Another 10% say that they will provide some drug coverage to supplement the new Medicare benefit, and 9% say that they plan to stop offering drug coverage to Medicare-eligible retirees, according to a press release.
While 82% of firms surveyed said they are very or somewhat likely to accept the subsidy again in 2007, when looking ahead to 2010, only 50% say they are likely to accept it, 22% say they are unlikely to accept it, and 28% say they do not know.
Among employers that report any savings due to the
Medicare drug benefit,the weighted average savings is
$644 per individual retiree in 2006. Firms that will
continue to offer benefits and accept the government
subsidy in 2006 will save, on average, $626 per
individual retiree, while firms that supplement the new
Medicare drug benefit will save an average of $826
per individual retiree.
Based on employers’ estimates,their responses to the drug benefit will result in median savings of 7% of total retiree health costs in 2005,including the employer and the retirees’ share of the costs for both Medicare-age retirees and early retirees.
The survey also finds that many firms that will accept the subsidy have policies in place that will affect retirees who enroll in a Medicare drug plan instead. Among these employers, 29% say that retirees who sign up for a Medicare plan would lose both employer-sponsored medical and drug coverage if they enroll in a Medicare prescription drug plan, and 31% say retirees would lose prescription drug coverage only (and retain other benefits). The remaining firms (41%) say that retirees would maintain all employer-sponsored coverage.
In addition, 56% accepting the Medicare subsidy for their largest plan in 2006 say retirees would be allowed to enroll or re-enroll in the employer plan at a future date if they sign up for a Medicare drug plan, but 44% of employers say retirees would not be able to do so in the future.
Overall Retiree Benefits
Surveyed firms report an average increase of 10% in total retiree health costs between 2004 and 2005, including both Medicare-eligible retirees and early retirees (under age 65) who do not qualify for Medicare benefits. About 12% of firms said they had stopped offering subsidized retiree health benefits in 2005 for future retirees, mainly newly hired workers.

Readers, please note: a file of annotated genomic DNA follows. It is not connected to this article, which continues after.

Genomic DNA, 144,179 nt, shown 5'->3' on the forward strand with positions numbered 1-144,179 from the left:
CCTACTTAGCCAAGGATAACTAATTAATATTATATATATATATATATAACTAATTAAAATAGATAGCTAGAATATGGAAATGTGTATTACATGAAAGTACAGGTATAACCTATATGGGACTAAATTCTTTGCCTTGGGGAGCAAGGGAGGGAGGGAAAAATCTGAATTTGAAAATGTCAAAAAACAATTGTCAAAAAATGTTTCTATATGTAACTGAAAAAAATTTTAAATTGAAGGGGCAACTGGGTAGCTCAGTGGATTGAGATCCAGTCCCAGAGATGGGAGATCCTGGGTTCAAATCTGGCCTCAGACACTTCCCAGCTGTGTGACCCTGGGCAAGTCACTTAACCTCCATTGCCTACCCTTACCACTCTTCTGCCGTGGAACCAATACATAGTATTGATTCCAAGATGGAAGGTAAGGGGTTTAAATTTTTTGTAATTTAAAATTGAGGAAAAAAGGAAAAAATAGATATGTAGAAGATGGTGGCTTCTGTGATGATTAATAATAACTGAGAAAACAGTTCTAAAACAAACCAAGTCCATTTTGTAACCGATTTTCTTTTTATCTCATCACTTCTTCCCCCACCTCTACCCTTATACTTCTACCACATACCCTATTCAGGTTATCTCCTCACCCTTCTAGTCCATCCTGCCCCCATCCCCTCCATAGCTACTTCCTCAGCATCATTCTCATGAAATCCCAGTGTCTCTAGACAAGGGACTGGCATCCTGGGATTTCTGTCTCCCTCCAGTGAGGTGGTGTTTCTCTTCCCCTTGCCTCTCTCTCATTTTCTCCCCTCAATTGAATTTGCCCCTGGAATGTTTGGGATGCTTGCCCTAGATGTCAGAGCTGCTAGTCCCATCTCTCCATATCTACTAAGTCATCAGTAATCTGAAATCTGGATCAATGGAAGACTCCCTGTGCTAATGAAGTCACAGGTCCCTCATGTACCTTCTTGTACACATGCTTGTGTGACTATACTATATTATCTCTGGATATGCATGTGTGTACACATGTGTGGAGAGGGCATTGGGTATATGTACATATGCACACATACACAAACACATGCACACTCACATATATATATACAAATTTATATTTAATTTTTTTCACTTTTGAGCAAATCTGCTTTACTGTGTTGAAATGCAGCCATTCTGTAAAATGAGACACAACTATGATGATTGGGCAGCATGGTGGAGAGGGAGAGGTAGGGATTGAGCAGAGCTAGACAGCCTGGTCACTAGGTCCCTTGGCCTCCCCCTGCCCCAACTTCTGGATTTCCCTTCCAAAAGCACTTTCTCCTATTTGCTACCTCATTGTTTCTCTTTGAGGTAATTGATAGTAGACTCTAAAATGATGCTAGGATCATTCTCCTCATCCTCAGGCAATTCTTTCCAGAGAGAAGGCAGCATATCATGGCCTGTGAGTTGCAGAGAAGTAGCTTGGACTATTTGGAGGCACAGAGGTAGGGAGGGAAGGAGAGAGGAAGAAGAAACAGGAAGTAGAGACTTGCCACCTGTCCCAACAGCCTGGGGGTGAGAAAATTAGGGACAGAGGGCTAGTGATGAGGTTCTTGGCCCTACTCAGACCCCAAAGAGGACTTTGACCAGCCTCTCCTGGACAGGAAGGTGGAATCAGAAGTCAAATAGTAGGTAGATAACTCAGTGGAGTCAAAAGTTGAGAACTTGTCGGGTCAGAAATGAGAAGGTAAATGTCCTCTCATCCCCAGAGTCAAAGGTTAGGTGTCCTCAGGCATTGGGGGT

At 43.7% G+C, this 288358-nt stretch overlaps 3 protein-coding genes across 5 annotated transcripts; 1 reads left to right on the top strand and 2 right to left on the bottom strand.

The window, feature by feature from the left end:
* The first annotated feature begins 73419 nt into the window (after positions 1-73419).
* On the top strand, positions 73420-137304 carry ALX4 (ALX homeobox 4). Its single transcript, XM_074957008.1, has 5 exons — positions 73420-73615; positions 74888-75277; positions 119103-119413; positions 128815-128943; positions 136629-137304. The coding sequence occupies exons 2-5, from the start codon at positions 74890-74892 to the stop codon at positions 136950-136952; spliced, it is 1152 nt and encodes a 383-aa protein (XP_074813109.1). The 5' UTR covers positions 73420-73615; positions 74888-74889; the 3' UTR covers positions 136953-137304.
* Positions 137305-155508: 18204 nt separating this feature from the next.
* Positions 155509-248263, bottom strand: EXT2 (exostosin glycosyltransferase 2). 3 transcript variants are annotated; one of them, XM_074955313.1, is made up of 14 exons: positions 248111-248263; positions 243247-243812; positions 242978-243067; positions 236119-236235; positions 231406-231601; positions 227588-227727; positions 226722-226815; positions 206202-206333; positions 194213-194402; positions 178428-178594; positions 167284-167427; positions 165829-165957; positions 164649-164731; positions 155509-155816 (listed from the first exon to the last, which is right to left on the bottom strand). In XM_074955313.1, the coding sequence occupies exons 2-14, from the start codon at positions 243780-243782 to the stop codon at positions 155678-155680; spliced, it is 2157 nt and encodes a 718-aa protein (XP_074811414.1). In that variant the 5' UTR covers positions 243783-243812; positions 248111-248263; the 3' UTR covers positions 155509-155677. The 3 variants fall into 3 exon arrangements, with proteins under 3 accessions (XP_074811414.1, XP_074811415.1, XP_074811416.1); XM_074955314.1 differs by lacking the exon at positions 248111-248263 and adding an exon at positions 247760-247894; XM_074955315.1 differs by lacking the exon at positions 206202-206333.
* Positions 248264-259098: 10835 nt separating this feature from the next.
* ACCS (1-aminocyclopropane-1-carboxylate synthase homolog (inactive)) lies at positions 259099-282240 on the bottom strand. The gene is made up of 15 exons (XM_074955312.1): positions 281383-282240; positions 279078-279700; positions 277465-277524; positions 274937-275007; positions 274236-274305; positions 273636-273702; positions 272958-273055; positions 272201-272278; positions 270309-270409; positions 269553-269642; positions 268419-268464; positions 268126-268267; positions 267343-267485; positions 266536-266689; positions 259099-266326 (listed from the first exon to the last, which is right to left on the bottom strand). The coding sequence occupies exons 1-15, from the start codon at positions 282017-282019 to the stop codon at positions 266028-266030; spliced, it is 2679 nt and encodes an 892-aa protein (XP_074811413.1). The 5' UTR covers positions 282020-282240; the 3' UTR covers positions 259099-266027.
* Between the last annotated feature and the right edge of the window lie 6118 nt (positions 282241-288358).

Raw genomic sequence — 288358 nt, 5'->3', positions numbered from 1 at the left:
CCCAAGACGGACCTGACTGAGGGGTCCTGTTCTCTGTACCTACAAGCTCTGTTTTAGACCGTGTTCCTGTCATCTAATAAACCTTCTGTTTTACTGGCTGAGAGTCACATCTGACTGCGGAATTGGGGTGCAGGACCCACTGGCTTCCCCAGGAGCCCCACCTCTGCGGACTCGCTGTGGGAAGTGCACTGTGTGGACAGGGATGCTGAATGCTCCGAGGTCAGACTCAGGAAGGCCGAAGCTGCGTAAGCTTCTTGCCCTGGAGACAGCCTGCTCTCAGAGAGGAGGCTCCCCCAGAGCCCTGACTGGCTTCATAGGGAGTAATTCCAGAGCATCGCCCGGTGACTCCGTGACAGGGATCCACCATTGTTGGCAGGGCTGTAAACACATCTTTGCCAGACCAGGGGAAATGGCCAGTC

A typical Medicare-eligible worker retiring in 2005 pays $1,536 annually toward their individual retiree health insurance premiums in the plan with the largest number of Medicare-eligible retirees, while the employer pays the remaining $2,544 of the $4,080 total premium. The retiree’s share is about 9.9% more than what a similar retiree paid in 2004.About 19% of firms require new Medicare-eligible retirees to pay 100% of plan premiums in 2005. In contrast, 11% of firms pay the full premium for their retirees.
To address costs, nearly two-thirds of firms (63%) have a cap on their future financial obligations for retiree health benefits in plans offered to Medicare-eligible retirees in 2005. Among the half (49%) of firms with a cap on the largest plan available to their Medicare-eligible retirees,almost six in 10 (59%) said that they have already hit the cap, and another one in four (27%) say they expect to hit the cap within the next three years.
Most firms, though, shifted costs to retirees between 2004 and 2005. Seventy-one percent raised the premiums payments for retirees in the past year, while 34% raised co-payments, 24% raised annual deductibles, and 19% raised required out-of-pocket expenses for retirees.
The Kaiser Family Foundation/Hewitt Associates 2005 Survey on Retiree Health Benefits includes the responses of 300 large private-sector firms (with 1,000 or more employees) that currently offer health benefits to retirees, representing 32% of all Fortune 100 companies and 33% of all Fortune 500 companies.
The full report can be accessed here .
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